The Write Everyday in May Challenge

pexels-photo-316465.jpegToday I will tell you how a tiny bit of success ruined my life (or just derailed my blog). If you check out the archives, you’ll see that this blog was started in 2016. I didn’t start writing regularly, however, until October. Starting in the middle of October of 2017, I tried to write everyday. I didn’t quite make it, but I created enough of a habit that I posted more in November than any month before or after. It felt good building the habit.

Then in late November, I got featured in Rockstar Finance. I can tell you honestly that was not the goal because I didn’t know regular sites got featured on Rockstar Finance. But with that feature, my middling viewership skyrocketed, even if only for a few days. But the surge had a profound effect on me. I changed from thinking, I’m just writing for myself, to, I COULD BE POPULAR. And for a hot second, I chased popularity. I read up on SEO and (ugh) Pinterest. I tried social media, which was great because 1) I finally could claim some Millennial cred and 2) I met some cool people and 3) had very cool experiences like attending CampFi on a last minute ticket. I’ve even set up some interviews with people I met on Facebook that will soon become posts. All in all, I don’t regret social media the way most people do.

But I found that the social media and other activities were distracting me from what I really wanted – which was writing. Yes, the number of people visiting my blog went up a lot, but I only made 6 posts in April, the lowest number I’ve done in 6 months. I’ve heard that successful bloggers focus more on marketing than writing and I’m sure that’s true but that’s not my vision of success.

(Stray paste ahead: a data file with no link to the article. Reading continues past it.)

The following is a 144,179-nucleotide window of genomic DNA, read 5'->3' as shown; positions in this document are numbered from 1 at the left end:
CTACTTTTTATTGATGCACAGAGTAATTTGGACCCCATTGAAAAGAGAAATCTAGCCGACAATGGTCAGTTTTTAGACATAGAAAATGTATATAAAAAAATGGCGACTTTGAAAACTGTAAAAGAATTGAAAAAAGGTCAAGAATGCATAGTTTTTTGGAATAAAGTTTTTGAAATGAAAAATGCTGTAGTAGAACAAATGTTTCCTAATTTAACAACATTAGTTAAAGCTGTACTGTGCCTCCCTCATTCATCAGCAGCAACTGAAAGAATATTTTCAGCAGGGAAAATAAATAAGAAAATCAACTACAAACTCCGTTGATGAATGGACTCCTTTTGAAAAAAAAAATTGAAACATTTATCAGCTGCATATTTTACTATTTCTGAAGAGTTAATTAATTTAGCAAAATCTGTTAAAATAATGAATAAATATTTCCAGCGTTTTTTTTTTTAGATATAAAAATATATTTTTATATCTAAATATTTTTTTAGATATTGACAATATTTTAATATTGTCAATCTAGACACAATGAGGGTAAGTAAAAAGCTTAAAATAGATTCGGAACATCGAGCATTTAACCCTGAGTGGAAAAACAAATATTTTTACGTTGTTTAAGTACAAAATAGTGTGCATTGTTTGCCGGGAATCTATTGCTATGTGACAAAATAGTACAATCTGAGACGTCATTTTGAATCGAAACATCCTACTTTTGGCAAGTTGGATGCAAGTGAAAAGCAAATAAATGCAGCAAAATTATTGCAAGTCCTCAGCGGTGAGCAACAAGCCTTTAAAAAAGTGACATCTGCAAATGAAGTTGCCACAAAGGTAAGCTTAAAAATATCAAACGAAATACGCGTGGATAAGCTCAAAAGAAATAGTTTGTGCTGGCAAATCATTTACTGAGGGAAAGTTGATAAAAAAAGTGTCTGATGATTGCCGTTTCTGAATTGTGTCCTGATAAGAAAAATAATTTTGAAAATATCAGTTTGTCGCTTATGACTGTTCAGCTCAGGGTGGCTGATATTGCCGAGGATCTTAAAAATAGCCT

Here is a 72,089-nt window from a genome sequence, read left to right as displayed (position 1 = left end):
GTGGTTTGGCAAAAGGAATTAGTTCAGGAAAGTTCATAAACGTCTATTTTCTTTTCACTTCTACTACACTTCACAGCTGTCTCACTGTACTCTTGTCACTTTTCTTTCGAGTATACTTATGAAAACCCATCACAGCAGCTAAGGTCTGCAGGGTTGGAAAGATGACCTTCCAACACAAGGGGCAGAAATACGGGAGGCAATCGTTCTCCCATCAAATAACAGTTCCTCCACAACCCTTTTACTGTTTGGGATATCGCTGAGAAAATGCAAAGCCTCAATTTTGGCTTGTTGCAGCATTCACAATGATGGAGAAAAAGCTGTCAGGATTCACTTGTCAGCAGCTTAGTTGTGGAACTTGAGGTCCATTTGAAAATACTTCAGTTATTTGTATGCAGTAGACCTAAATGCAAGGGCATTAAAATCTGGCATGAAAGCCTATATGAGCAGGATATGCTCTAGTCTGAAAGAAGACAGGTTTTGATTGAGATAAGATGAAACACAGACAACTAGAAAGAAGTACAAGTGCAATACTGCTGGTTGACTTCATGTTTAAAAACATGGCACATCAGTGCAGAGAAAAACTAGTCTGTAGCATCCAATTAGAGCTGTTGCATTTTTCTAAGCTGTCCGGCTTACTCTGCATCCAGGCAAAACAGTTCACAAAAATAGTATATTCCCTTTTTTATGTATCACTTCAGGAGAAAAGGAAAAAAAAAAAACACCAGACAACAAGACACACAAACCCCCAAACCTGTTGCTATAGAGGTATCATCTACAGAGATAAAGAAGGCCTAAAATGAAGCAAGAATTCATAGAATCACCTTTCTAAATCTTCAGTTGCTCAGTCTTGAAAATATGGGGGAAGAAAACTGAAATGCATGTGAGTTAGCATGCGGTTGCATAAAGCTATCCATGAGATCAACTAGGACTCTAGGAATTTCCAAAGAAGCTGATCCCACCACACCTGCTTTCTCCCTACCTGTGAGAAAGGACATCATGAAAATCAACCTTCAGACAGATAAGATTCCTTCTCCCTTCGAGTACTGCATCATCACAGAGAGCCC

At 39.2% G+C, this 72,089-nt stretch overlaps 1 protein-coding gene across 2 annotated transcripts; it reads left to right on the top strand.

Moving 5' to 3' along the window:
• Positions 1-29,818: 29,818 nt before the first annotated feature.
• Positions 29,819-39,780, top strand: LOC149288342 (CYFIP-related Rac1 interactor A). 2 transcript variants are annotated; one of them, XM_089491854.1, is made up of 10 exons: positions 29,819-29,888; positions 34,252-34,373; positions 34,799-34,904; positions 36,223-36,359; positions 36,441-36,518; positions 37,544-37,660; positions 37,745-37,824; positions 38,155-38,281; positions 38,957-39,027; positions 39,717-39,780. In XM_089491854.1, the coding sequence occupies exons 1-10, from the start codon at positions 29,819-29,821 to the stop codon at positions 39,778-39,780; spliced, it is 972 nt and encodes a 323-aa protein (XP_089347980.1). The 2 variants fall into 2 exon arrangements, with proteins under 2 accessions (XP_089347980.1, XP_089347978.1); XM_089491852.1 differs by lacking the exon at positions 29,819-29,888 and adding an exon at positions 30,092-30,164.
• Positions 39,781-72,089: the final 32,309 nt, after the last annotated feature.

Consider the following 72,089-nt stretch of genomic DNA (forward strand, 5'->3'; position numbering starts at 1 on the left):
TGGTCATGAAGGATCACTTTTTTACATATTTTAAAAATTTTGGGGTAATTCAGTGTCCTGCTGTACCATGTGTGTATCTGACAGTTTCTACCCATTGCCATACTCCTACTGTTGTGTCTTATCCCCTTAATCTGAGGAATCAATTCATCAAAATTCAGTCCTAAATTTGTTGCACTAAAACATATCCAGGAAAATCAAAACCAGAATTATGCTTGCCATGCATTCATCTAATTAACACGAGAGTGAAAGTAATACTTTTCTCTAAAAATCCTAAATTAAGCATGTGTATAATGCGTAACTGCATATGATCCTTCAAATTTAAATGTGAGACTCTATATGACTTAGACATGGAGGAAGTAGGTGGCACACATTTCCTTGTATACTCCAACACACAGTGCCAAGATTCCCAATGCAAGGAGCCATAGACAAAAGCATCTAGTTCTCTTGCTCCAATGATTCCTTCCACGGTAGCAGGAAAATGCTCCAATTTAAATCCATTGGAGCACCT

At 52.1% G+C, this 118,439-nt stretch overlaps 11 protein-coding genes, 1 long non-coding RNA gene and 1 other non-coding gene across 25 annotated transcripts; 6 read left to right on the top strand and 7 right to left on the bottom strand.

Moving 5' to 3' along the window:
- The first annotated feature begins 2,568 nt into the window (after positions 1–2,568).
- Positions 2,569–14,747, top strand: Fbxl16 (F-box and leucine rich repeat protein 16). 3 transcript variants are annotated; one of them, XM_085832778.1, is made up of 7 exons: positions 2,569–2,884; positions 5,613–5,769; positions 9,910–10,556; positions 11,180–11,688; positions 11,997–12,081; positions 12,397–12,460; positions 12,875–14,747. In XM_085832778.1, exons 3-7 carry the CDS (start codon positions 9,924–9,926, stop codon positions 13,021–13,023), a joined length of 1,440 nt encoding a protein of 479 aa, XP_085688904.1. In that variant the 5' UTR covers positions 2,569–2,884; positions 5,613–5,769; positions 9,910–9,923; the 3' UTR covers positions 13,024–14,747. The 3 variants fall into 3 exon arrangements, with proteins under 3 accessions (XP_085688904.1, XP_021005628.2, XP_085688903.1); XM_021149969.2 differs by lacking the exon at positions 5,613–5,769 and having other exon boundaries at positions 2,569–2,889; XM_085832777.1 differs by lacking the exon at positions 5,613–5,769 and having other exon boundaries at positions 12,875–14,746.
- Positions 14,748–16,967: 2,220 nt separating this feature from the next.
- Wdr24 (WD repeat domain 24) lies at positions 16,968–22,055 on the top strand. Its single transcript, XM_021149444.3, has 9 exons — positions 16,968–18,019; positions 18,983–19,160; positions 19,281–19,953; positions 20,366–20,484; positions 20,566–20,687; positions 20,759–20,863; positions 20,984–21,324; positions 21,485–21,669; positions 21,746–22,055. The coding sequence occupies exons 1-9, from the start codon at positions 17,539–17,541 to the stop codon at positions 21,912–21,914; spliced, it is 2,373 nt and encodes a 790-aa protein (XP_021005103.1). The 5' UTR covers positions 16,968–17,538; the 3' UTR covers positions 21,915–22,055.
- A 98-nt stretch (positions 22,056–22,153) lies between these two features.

I think some people may be misled to think that I’m trying to make my blog popular and then monetize like every other personal finance blogger. I mean, I wouldn’t hate it (the monetization anyway, though I’m terrified of popularity) but the overarching reason I write is because writing benefits me.

I have a lot of stories I want to tell. I have 165 drafts in my inbox that represent posts that I’m trying to write. When I started writing my blog, I had 150 drafts. Rather than diminishing, the number of drafts has increased because I haven’t finished them and I keep adding more. My blog wasn’t accomplishing its mission of inbox zero.

I have to remember (sorry readers) that this blog is for me. I mean, I hope it’s helpful to you too, if only in that I encourage you to write more. For instance, here are some ways that writing has helped me:

  1. It helps me store memories and experiences away like Dumbledore.  It’s just a relief that I don’t have to remember everything in this tiny little mind I have. Without my journal and my blog, my life would just pass me by and I wouldn’t spend the time to reflect on my experiences or learn from them.
  2. It helps me synthesize thoughts and ideas and organize my thoughts.
  3. It has helped me to connect with others. It’s been lovely reading comments.
  4. Writing helps me remember the things I read in the tons of books I read per year. Otherwise it’s all in one ear out the other.
  5. It helps me chart my progress. It’s amazing when people take pictures of themselves every day for years – you can see the changes as they happen.
     Writing down your thoughts is like seeing your mind change. It doesn’t always seem like we are changing but we are, often subtly. If we don’t make a record of who we were before, we might fail to see the progress and think we aren’t getting anywhere. It’s very difficult to take a picture of your mind though – but writing can help take a snapshot of who you were at this period of time.